Huevos Rancheros (Ranch-Style Eggs)


  • 4 corn tortillas
  • ¼ cup vegetable oil
  • 2 cups salsa, room temperature (from the supermarket)
  • 4 large eggs
  • 1 cup white cheese (such as Monterrey Jack), grated
  • 1 avocado, sliced


  1. In a skillet, heat oil (about ½-inch deep) over medium to high heat.
  2. Add 1 tortilla at a time and fry each for about 5 seconds until softened but not crisp. Place on paper towels to drain.
  3. Heat a small amount of vegetable oil in a large skillet over medium to high heat; break the 4 eggs into the skillet and fry them, 2 to 3 minutes per side (or until the whites are cooked and the yolk is no longer runny).
  4. Place a tortilla on each of 4 dinner plates, topping each tortilla with a fried egg.
  5. Pour ½ cup of salsa over each egg and top with ¼ cup cheese and a few slices of avocado.
Serves 4.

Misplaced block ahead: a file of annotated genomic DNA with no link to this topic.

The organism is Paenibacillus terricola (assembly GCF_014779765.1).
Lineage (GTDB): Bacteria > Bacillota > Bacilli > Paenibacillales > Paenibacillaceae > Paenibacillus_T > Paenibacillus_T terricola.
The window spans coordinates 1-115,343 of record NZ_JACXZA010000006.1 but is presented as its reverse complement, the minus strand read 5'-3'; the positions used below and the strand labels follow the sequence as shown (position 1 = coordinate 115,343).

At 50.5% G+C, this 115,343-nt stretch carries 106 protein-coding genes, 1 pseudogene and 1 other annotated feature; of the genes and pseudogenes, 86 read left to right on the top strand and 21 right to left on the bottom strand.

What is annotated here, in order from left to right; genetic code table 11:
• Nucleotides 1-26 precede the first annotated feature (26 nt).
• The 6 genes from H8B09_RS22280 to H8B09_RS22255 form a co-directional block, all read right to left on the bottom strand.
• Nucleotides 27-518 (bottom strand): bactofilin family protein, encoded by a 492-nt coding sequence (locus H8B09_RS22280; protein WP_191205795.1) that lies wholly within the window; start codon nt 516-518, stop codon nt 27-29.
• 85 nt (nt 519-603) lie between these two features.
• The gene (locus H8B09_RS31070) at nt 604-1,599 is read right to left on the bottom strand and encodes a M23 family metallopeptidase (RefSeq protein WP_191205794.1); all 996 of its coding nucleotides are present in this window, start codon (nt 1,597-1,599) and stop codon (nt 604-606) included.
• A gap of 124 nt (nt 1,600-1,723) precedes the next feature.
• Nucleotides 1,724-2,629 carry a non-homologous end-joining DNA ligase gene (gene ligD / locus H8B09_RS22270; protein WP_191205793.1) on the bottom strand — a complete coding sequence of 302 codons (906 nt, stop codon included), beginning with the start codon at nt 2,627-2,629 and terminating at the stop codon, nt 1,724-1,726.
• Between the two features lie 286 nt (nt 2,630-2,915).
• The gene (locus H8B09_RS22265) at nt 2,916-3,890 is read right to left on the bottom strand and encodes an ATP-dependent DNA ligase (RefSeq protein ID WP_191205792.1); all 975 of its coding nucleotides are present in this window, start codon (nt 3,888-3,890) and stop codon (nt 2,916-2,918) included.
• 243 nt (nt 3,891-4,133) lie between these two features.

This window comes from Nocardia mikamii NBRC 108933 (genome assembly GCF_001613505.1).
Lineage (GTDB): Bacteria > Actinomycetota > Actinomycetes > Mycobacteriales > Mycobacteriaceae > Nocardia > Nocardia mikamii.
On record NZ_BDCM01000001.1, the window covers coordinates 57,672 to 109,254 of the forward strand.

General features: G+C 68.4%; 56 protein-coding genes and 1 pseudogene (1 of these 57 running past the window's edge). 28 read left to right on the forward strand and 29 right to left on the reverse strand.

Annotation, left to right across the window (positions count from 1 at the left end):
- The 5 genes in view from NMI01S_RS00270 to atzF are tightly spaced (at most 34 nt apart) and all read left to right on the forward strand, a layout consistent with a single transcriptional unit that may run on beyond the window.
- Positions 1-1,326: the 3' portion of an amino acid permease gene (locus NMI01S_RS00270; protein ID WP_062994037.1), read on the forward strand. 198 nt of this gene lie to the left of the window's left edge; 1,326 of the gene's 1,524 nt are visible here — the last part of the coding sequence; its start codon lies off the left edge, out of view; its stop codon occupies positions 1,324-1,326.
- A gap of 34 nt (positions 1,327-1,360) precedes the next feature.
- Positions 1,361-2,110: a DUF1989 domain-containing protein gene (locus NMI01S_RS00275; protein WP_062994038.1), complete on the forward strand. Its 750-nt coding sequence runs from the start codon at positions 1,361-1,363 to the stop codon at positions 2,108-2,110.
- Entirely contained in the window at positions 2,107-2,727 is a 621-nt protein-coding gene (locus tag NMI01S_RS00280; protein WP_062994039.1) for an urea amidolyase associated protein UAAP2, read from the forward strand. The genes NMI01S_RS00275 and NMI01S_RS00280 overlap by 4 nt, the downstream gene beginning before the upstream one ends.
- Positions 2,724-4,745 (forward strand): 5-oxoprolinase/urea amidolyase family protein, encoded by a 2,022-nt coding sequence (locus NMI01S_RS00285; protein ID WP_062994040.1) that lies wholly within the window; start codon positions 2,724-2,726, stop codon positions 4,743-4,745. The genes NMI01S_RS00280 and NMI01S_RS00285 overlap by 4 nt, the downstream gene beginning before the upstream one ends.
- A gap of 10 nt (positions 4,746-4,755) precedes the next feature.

Snacks are called antojitos (literally, "little whims") and are eaten at any time of the day. An antojito might be a beefsteak taco, a tostada (a fried, flat tortilla, often topped with chopped tomatoes, onion, lettuce, and cilantro), or a sope (a lightly grilled corn dough, often served with salsa or beans). A schoolchild's lunch may consist of a torta (a sandwich of cheese, avocado, and sausage, or chicken on a bread roll) or a quesadilla (a folded flour tortilla filled with melted cheese). Street vendors sell slices of pineapple, jicama (a sweet root vegetable) with a wedge of lime, and elotes (steamed corn on the cob served with butter and shredded cheese). Ice cream and fruit ices are popular as well. Though American fast food has entered Mexican diet, street stands and market stalls continue to make and sell traditional Mexican foods.

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